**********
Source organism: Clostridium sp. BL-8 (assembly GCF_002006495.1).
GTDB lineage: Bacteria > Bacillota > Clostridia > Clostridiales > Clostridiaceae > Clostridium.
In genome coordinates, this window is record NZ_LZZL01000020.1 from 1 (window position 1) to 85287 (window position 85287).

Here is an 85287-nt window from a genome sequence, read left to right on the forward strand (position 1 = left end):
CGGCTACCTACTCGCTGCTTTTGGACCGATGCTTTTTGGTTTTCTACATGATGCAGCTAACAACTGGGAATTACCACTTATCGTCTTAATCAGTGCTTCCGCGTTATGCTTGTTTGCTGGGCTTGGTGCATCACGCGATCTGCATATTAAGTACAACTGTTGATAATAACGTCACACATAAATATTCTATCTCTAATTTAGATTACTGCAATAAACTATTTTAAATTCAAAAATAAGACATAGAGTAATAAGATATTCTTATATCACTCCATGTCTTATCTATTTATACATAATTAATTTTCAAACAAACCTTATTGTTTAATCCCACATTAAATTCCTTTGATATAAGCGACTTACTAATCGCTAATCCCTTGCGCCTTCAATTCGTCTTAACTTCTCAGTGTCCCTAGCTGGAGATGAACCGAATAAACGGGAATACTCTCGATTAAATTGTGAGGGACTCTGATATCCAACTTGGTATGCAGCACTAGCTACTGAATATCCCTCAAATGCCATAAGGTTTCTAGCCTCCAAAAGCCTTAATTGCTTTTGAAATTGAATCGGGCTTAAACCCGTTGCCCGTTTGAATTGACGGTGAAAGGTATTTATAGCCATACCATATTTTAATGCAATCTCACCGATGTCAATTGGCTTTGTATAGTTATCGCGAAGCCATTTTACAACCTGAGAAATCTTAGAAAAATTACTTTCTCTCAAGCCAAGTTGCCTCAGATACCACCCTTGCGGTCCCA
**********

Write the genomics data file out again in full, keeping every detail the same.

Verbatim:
Source organism: Clostridium sp. BL-8 (assembly GCF_002006495.1).
GTDB lineage: Bacteria > Bacillota > Clostridia > Clostridiales > Clostridiaceae > Clostridium.
In genome coordinates, this window is record NZ_LZZL01000020.1 from 1 (window position 1) to 85287 (window position 85287).

Here is an 85287-nt window from a genome sequence, read left to right on the forward strand (position 1 = left end):
CGGCTACCTACTCGCTGCTTTTGGACCGATGCTTTTTGGTTTTCTACATGATGCAGCTAACAACTGGGAATTACCACTTATCGTCTTAATCAGTGCTTCCGCGTTATGCTTGTTTGCTGGGCTTGGTGCATCACGCGATCTGCATATTAAGTACAACTGTTGATAATAACGTCACACATAAATATTCTATCTCTAATTTAGATTACTGCAATAAACTATTTTAAATTCAAAAATAAGACATAGAGTAATAAGATATTCTTATATCACTCCATGTCTTATCTATTTATACATAATTAATTTTCAAACAAACCTTATTGTTTAATCCCACATTAAATTCCTTTGATATAAGCGACTTACTAATCGCTAATCCCTTGCGCCTTCAATTCGTCTTAACTTCTCAGTGTCCCTAGCTGGAGATGAACCGAATAAACGGGAATACTCTCGATTAAATTGTGAGGGACTCTGATATCCAACTTGGTATGCAGCACTAGCTACTGAATATCCCTCAAATGCCATAAGGTTTCTAGCCTCCAAAAGCCTTAATTGCTTTTGAAATTGAATCGGGCTTAAACCCGTTGCCCGTTTGAATTGACGGTGAAAGGTATTTATAGCCATACCATATTTTAATGCAATCTCACCGATGTCAATTGGCTTTGTATAGTTATCGCGAAGCCATTTTACAACCTGAGAAATCTTAGAAAAATTACTTTCTCTCAAGCCAAGTTGCCTCAGATACCACCCTTGCGGTCCCA